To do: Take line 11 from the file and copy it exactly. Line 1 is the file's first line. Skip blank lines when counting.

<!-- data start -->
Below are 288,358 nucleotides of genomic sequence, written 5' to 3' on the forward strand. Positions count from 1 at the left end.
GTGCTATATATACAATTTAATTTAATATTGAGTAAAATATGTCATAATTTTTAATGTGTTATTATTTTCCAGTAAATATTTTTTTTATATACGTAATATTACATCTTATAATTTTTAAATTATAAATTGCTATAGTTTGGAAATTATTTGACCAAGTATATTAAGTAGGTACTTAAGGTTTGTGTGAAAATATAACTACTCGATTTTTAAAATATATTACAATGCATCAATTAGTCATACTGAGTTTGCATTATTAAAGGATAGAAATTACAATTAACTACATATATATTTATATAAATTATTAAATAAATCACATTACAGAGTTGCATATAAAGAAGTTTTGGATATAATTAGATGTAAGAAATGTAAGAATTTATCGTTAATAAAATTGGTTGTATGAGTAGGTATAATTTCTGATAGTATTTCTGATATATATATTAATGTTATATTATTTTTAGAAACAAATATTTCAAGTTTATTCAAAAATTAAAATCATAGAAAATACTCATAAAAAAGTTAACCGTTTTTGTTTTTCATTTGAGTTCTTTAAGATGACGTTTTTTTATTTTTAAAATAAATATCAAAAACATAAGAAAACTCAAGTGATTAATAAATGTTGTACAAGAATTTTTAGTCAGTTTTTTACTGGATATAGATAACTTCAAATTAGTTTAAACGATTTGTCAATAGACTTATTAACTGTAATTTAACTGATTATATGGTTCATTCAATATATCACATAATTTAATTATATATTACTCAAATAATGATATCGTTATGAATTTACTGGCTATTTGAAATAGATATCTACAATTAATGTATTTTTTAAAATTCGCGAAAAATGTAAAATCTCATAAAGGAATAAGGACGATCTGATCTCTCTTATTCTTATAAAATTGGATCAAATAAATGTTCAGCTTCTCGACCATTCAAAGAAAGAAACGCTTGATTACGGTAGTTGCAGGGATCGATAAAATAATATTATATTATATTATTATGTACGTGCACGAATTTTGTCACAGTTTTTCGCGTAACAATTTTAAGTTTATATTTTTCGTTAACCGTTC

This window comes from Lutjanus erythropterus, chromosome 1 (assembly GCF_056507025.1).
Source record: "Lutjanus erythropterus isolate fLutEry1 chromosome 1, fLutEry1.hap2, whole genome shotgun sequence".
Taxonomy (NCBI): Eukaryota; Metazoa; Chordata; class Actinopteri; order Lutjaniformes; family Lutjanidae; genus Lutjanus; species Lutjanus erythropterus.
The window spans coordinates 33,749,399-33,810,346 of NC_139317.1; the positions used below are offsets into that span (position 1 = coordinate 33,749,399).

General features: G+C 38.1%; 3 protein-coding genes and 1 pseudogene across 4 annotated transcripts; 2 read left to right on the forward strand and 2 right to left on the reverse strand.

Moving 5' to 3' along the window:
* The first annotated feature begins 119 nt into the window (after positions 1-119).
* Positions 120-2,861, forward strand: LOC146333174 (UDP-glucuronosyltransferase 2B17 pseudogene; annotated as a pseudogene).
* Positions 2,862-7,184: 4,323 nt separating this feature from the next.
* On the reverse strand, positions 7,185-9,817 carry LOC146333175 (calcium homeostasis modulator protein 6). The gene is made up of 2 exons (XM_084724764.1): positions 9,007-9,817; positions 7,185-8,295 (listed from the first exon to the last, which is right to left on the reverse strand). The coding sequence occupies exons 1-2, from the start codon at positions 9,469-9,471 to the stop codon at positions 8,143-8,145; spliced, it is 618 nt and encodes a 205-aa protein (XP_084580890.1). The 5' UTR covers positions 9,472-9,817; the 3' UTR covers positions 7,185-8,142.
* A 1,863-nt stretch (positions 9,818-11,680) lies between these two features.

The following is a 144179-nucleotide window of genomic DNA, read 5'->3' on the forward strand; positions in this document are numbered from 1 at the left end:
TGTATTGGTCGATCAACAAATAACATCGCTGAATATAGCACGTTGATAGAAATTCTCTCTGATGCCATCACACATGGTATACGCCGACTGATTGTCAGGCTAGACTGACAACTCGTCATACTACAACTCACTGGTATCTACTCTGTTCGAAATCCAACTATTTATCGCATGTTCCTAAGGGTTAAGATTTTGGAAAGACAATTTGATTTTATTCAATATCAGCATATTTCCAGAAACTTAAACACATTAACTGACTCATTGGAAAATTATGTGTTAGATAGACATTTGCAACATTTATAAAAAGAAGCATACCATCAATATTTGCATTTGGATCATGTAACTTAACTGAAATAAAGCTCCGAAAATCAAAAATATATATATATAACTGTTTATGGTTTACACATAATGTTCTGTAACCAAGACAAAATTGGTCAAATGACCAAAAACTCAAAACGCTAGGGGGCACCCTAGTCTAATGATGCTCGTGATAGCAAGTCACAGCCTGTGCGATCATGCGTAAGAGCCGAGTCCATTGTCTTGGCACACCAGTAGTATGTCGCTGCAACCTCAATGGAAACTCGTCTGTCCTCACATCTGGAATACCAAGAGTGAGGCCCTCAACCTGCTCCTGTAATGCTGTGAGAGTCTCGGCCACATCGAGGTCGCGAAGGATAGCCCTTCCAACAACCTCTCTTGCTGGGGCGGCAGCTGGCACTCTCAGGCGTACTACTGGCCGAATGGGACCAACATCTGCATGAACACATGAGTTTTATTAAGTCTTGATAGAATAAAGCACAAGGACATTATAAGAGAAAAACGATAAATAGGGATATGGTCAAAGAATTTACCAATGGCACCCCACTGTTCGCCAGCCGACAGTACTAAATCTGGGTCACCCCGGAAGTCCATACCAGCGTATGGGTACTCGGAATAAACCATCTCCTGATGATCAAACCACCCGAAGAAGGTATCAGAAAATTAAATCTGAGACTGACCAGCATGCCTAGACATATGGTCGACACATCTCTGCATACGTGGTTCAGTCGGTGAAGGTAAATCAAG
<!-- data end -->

* Positions 2,862-7,184: 4,323 nt separating this feature from the next.